While the business world, along with society in many first-world countries, puts emphasis on the mind and logic in decision-making, the reality is there is more than just brain power involved in this process.
Even though emotions remain an elusive topic, experts are still trying to get their arms wrapped around it. More and more studies reveal that emotions serve as a guidance system charting back to survival. Beyond that, we look to our emotions to provide feedback that is pertinent to our well-being, goals, aspirations, identifying situations to avoid, relationships, and social interactions, to name a few. Emotions are tied to our self-expressions, preferences, needs, and values. Therefore they’re an essential aspect to brand perception.
To model this in a hypothetical situation, let’s say there are three pairs of shoes from different stores in front of you. One has shades of red with a sporty look, the second has shades of blue and a more rugged look, while the third has a sleek look with plant-based leather made of recycled materials.
Which one would appeal to you? Is this decision based on logical need or an emotional draw? When you’re drawn to a product you really want but know you don’t need it, it’s because the brain processes sensory input 5x faster than rational thought. Therefore, it’s critical for a brand to know its target audience and ensure their emotional needs are catered to as well as visually convey the vibe of its personality.
Naturally, humans are drawn emotionally to what is familiar. It’s what helps us connect and build communities. Another way of saying this is that humans are drawn to brands they resonate with and can see themselves in the branding to know, “I belong here. This brand gets me.” And since belonging is a strong emotional desire according to Maslow's Hierarchy of Needs, it is important to satisfy this need.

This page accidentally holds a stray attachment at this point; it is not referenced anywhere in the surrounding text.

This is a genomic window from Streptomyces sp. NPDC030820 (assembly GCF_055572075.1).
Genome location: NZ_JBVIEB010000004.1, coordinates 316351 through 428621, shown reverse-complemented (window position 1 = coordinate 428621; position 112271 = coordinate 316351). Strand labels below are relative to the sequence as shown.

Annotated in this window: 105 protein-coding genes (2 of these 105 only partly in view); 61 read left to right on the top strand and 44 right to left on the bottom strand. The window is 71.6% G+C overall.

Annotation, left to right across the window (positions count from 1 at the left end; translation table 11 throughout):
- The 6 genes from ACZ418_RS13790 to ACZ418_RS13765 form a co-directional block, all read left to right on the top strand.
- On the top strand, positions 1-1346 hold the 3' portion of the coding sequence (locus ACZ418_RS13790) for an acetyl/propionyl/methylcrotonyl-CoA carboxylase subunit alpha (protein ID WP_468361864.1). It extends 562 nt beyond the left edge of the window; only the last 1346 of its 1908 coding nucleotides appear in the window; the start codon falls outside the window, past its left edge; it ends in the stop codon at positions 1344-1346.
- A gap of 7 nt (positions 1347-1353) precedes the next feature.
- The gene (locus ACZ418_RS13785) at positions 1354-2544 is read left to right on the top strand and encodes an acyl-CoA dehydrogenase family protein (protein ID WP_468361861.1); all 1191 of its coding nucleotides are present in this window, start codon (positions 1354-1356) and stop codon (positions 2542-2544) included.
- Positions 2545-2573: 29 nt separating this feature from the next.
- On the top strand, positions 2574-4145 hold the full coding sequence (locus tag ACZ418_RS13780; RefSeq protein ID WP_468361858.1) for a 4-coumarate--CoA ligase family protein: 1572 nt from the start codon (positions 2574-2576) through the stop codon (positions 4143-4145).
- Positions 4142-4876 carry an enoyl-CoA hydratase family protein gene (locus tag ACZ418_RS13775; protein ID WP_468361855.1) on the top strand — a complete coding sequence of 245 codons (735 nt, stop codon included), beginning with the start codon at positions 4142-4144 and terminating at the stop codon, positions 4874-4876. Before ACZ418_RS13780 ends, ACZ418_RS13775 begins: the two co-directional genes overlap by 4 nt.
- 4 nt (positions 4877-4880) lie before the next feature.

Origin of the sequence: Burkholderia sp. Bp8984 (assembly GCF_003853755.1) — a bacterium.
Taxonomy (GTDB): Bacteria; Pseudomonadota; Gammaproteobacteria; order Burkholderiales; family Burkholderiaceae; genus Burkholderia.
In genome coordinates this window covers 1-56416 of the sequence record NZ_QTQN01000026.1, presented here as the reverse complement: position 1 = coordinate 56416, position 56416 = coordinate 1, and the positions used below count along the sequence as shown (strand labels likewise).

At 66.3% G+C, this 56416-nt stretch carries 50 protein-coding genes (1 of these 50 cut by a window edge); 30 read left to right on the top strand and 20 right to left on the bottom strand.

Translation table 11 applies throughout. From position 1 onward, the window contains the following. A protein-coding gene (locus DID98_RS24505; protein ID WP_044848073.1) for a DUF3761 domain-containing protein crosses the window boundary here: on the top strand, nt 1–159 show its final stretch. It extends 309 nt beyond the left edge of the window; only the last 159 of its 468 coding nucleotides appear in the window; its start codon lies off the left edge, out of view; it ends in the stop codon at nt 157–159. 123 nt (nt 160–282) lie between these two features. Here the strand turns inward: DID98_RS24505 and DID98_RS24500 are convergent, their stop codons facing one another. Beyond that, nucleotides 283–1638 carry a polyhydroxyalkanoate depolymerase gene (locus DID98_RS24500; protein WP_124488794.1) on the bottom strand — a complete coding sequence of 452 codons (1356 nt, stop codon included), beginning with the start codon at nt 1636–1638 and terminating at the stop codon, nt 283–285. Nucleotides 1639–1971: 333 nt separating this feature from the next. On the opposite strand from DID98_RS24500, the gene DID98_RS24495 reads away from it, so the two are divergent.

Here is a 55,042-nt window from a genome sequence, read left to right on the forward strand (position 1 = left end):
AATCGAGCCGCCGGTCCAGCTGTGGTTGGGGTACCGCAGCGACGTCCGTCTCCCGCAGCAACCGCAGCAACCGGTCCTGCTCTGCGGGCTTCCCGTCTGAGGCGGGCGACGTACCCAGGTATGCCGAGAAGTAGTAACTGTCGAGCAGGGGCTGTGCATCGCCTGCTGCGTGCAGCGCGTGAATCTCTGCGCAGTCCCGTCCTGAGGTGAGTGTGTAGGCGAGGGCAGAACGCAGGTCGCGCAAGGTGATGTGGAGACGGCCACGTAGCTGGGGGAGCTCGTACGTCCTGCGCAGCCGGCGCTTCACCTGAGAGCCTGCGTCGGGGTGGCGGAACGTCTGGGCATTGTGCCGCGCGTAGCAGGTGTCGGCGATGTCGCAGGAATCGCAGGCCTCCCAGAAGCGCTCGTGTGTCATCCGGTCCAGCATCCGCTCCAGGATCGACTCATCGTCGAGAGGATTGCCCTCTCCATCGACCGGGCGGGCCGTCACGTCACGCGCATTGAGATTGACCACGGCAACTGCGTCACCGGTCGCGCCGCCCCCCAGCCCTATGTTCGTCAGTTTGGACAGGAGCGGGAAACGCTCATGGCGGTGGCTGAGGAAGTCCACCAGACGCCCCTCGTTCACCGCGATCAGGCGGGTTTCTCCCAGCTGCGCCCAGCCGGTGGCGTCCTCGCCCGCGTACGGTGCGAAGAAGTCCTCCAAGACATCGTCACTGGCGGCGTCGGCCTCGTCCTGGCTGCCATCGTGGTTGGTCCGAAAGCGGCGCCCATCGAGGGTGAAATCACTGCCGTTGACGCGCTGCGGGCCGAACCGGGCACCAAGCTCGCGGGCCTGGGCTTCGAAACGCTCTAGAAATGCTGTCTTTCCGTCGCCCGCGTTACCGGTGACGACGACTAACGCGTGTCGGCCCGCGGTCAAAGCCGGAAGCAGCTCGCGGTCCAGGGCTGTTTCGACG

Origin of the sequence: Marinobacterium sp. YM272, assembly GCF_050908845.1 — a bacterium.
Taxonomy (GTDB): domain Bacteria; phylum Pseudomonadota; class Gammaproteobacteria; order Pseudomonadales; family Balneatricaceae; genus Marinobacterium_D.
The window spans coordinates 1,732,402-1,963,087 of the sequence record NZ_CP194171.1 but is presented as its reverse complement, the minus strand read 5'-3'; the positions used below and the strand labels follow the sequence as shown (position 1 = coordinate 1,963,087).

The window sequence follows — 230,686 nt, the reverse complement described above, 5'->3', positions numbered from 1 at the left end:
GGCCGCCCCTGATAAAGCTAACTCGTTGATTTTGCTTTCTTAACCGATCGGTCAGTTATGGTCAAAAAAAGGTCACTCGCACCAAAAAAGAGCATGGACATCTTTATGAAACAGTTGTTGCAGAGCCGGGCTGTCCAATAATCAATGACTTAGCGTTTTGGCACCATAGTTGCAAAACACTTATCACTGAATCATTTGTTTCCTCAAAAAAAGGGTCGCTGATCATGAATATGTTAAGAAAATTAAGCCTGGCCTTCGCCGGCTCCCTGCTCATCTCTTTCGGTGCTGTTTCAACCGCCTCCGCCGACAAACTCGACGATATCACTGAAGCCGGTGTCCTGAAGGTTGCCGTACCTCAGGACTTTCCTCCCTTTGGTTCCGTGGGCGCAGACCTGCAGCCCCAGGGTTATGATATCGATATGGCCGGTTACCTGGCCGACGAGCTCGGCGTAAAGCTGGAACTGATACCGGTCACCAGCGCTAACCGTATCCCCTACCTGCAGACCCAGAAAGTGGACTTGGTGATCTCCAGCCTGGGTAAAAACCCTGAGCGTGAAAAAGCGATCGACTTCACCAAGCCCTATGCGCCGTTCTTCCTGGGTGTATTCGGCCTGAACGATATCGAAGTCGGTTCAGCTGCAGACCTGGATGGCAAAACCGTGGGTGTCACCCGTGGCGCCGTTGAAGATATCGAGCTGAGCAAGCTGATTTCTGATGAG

Ultimately, the goal of branding is to be like a honeypot to bees. The smell of sweet nectar (branding) is like the magnetic pull of emotional drivers that appeal to the audience. Without emotional drivers, you would simply have a pot with no honey in it.
As mentioned earlier, since emotional parts of the brain process sensory input 5x faster than rational thought, by virtue, you could say the ROI potential on emotions in branding outperforms 5x more over logic.
That’s a lot of opportunity—which translates into profits, business growth, customer retention, and so on.
In another hypothetical, let’s say you decide to purchase shoes from the first store. You love the power play of the color red and dig the sporty style because you always looked up to NBA stars.
It’s a yes for you, but you pause when you see the price tag. Your analytical mind kicks in to remind you that you have three similar pairs already, so do you really need a fourth?
After a short internal debate in a matter of seconds, you start imagining what it will feel like to wear these sneakers. How these cool kicks will make you feel like you’re an NBA athlete living that lifestyle—and it feels really good.
So you set logic aside and decide you’re getting them. A rush of giddy excitement runs through you as you click that ‘Buy Now’ button.
What was happening in this transaction behind the scenes?